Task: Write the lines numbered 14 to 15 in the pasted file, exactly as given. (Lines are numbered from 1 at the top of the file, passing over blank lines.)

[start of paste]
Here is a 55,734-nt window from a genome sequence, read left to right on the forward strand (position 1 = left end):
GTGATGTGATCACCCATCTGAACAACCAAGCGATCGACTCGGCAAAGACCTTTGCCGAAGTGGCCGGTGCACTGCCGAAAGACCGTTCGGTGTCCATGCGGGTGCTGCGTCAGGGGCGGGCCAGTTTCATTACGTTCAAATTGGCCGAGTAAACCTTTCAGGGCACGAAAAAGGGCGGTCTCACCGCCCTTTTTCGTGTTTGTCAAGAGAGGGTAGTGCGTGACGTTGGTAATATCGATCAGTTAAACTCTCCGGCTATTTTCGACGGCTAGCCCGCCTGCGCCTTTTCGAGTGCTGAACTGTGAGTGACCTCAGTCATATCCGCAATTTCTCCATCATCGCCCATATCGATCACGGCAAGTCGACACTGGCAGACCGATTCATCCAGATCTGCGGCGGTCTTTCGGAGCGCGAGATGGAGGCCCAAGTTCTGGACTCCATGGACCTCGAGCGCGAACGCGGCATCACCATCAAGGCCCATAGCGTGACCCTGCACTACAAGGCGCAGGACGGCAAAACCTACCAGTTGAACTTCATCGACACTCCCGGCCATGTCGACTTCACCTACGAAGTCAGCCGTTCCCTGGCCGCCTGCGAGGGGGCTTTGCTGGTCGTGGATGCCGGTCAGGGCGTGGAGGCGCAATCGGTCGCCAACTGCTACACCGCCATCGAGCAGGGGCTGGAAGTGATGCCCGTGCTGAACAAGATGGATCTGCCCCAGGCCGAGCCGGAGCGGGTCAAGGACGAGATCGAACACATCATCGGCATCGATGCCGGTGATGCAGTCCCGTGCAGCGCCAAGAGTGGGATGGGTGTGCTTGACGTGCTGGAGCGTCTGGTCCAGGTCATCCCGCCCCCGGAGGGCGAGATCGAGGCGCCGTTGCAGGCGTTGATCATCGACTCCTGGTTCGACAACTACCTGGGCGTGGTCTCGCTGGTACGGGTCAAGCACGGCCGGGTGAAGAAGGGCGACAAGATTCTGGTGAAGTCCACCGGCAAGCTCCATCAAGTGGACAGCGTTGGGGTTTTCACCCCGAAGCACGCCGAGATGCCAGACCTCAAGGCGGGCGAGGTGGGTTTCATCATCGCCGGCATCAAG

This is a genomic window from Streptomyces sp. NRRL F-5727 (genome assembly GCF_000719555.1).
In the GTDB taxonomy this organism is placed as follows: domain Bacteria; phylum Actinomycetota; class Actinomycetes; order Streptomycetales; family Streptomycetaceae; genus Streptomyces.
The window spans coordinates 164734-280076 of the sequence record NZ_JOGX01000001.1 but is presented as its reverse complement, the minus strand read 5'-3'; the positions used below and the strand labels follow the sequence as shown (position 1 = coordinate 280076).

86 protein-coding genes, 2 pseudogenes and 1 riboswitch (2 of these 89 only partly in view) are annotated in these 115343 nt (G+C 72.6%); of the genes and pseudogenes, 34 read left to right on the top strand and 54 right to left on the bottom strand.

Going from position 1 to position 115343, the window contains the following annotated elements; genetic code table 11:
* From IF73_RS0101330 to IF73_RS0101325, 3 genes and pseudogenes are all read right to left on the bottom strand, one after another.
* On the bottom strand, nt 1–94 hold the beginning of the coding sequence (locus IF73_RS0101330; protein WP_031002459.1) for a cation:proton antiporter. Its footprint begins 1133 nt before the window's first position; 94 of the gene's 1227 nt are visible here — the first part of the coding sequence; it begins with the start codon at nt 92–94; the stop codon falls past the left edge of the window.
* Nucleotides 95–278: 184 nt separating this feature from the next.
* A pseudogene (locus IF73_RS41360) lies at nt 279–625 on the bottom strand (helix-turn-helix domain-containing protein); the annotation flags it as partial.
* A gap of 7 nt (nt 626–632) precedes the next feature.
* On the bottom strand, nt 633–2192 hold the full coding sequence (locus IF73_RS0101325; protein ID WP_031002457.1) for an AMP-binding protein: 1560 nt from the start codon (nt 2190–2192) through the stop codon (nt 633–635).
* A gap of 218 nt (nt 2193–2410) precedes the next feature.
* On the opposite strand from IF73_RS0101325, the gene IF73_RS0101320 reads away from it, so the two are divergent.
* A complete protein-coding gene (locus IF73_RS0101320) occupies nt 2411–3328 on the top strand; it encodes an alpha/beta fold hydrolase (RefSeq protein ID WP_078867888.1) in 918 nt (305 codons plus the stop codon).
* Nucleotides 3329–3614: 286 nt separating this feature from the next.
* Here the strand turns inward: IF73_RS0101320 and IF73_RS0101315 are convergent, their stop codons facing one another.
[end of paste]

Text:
* A gap of 218 nt (nt 2193–2410) precedes the next feature.
* On the opposite strand from IF73_RS0101325, the gene IF73_RS0101320 reads away from it, so the two are divergent.